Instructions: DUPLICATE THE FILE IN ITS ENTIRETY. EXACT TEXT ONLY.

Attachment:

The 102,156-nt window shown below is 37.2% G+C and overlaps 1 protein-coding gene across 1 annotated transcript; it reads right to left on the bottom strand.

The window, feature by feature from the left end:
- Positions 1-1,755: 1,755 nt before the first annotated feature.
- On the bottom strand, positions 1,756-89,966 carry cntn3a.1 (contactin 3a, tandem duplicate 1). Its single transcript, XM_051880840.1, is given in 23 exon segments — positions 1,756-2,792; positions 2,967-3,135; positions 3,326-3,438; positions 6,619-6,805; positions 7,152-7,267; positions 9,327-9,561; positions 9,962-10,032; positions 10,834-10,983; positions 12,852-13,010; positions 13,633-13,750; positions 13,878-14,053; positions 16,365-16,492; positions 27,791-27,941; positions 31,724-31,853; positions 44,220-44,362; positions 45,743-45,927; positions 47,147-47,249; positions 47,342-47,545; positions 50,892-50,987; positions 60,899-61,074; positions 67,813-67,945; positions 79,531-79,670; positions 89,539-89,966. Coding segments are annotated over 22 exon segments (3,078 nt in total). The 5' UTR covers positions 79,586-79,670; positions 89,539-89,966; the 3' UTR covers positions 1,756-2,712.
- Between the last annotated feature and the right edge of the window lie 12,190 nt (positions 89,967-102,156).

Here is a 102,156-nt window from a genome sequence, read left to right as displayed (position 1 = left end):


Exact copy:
The 102,156-nt window shown below is 37.2% G+C and overlaps 1 protein-coding gene across 1 annotated transcript; it reads right to left on the bottom strand.

The window, feature by feature from the left end:
- Positions 1-1,755: 1,755 nt before the first annotated feature.
- On the bottom strand, positions 1,756-89,966 carry cntn3a.1 (contactin 3a, tandem duplicate 1). Its single transcript, XM_051880840.1, is given in 23 exon segments — positions 1,756-2,792; positions 2,967-3,135; positions 3,326-3,438; positions 6,619-6,805; positions 7,152-7,267; positions 9,327-9,561; positions 9,962-10,032; positions 10,834-10,983; positions 12,852-13,010; positions 13,633-13,750; positions 13,878-14,053; positions 16,365-16,492; positions 27,791-27,941; positions 31,724-31,853; positions 44,220-44,362; positions 45,743-45,927; positions 47,147-47,249; positions 47,342-47,545; positions 50,892-50,987; positions 60,899-61,074; positions 67,813-67,945; positions 79,531-79,670; positions 89,539-89,966. Coding segments are annotated over 22 exon segments (3,078 nt in total). The 5' UTR covers positions 79,586-79,670; positions 89,539-89,966; the 3' UTR covers positions 1,756-2,712.
- Between the last annotated feature and the right edge of the window lie 12,190 nt (positions 89,967-102,156).

Here is a 102,156-nt window from a genome sequence, read left to right as displayed (position 1 = left end):